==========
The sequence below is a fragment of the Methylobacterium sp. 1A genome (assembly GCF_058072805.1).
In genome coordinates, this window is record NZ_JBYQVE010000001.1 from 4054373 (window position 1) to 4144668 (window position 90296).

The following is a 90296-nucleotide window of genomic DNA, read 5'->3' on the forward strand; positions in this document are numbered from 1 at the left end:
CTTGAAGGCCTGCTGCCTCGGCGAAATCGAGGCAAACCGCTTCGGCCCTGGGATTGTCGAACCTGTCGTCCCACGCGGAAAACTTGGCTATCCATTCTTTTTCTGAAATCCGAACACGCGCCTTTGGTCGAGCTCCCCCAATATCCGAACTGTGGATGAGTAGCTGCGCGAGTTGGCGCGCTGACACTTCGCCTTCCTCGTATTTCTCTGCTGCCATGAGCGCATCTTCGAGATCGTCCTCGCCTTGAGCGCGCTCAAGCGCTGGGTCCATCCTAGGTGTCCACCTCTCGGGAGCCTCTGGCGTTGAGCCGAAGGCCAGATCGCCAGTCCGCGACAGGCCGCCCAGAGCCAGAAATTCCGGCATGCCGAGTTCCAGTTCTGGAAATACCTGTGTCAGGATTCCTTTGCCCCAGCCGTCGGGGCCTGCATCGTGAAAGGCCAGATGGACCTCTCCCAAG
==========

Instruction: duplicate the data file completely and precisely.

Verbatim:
The sequence below is a fragment of the Methylobacterium sp. 1A genome (assembly GCF_058072805.1).
In genome coordinates, this window is record NZ_JBYQVE010000001.1 from 4054373 (window position 1) to 4144668 (window position 90296).

The following is a 90296-nucleotide window of genomic DNA, read 5'->3' on the forward strand; positions in this document are numbered from 1 at the left end:
CTTGAAGGCCTGCTGCCTCGGCGAAATCGAGGCAAACCGCTTCGGCCCTGGGATTGTCGAACCTGTCGTCCCACGCGGAAAACTTGGCTATCCATTCTTTTTCTGAAATCCGAACACGCGCCTTTGGTCGAGCTCCCCCAATATCCGAACTGTGGATGAGTAGCTGCGCGAGTTGGCGCGCTGACACTTCGCCTTCCTCGTATTTCTCTGCTGCCATGAGCGCATCTTCGAGATCGTCCTCGCCTTGAGCGCGCTCAAGCGCTGGGTCCATCCTAGGTGTCCACCTCTCGGGAGCCTCTGGCGTTGAGCCGAAGGCCAGATCGCCAGTCCGCGACAGGCCGCCCAGAGCCAGAAATTCCGGCATGCCGAGTTCCAGTTCTGGAAATACCTGTGTCAGGATTCCTTTGCCCCAGCCGTCGGGGCCTGCATCGTGAAAGGCCAGATGGACCTCTCCCAAG